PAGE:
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Disabled players relish ferocious competition of wheelchair rugby

Wheelchair rugby was originally called murderball, and for good reason. It’s a fierce game with metal-on-metal and sometimes skin-on-floor contact.

Members of the Akron Rhinos quad rugby team stretch before practice at Weaver Learning Center in Tallmadge, Ohio, on January 17, 2014. (Phil Masturzo/Akron Beacon Journal/MCT)
Members of the Akron Rhinos quad rugby team stretch before practice at Weaver Learning Center in Tallmadge, Ohio, on January 17, 2014. (Phil Masturzo/Akron Beacon Journal/MCT)Read more

(MCT) AKRON, Ohio — The gladiators' legs were tucked inside their machines. On their hands, they placed a foam-like wrap, followed by gloves and duct tape, sticky side up. It was time to do battle.

Wheelchair rugby was originally called murderball, and for good reason. It's a fierce game with metal-on-metal and sometimes skin-on-floor contact.

The six guys who make up this team, which practices for about three hours each Friday night in Tallmadge, Ohio, are all quadriplegics, meaning that they have varying loss of function in all four limbs, mostly from injuries suffered in accidents.

At the age of 16, Nathan Gay was accidentally shot in the neck when a friend was putting away a shotgun they had used while hunting.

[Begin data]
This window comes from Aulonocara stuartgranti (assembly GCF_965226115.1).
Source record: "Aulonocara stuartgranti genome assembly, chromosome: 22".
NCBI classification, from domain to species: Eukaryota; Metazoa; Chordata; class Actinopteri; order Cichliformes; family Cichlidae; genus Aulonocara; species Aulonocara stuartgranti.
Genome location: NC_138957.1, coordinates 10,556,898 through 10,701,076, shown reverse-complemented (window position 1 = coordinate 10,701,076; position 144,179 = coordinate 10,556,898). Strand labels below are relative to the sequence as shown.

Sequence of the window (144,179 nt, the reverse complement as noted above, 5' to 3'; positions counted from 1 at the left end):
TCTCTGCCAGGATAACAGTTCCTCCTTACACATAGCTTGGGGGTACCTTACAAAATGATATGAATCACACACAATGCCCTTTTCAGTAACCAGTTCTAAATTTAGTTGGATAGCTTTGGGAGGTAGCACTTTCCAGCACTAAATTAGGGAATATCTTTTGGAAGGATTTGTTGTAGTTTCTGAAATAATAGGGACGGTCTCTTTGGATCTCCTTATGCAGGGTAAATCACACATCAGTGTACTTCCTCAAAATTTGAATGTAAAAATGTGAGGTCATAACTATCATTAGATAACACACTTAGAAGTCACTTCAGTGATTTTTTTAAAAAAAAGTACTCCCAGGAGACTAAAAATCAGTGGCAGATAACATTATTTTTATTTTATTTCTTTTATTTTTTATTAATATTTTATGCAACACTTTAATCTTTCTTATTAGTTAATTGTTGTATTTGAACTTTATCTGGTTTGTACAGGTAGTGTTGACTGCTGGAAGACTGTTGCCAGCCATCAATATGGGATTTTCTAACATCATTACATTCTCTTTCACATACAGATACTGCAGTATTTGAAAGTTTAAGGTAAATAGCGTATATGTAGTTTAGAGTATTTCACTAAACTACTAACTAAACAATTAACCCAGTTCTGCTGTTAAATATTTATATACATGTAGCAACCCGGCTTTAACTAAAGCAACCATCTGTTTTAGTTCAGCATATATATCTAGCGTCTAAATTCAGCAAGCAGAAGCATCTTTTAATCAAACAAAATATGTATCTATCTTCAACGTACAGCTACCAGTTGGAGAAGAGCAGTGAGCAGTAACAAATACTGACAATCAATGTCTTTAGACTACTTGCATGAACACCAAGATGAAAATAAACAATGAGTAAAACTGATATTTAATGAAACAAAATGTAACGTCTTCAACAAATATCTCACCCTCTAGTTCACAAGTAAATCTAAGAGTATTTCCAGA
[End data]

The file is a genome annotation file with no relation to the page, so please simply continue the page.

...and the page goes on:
Austin Geib, at 15, was hanging upside down on a pull-up bar when the bar fell, breaking his neck.

In high school, Adam Sweeney was injured in a car accident that killed his brother.

Yianni Thallas was about 20 when he got hurt diving off a roof into a pool.

Stephen Zuravel was just a teen when he was severely injured in a one-car accident.

And Jamal Saxton was born with muscular dystrophy.

As might be expected, such serious disabilities can be devastating. What once was natural, like buttoning a shirt, is now a chore, or impossible. For some, depression can take a toll, and finding an escape from their suddenly sedentary lifestyles can be a challenge.

"I have been competitive all of my life. But once I broke my neck, I didn't know what I was going to do," said Geib, now 18, who attends high school online. "This (wheelchair rugby) brought back that competitive edge."

The sport, once known as murderball because the idea was to "murder" the competition, is a mix of basketball and demolition derby.

"It lifts my spirit and makes me feel normal," said Gay, 27, a recent Kent State grad from Streetsboro, Ohio. It was a comment that was repeated by most of his teammates.

Zuravel, 23, of Stow, Ohio, was in search of something that would push his physical limitations and decided to attend a practice.

"I remember when I was on my way there, I shoved a couple of pieces of pizza down and thought to myself, 'This isn't going to be hard. I've done marathons (on a hand cycle).' So I was pretty cocky going into it. Very quickly I was humbled," said the University of Akron mechanical engineering student, laughing. "Sometimes when I go to tournaments there are guys twice my age who I'm having a hard time keeping up with on the court. So it put me in my place pretty quick."

Adam Sweeney, 34, who has a master's degree in social work from Youngstown State University, said there was only one thing missing after his accident.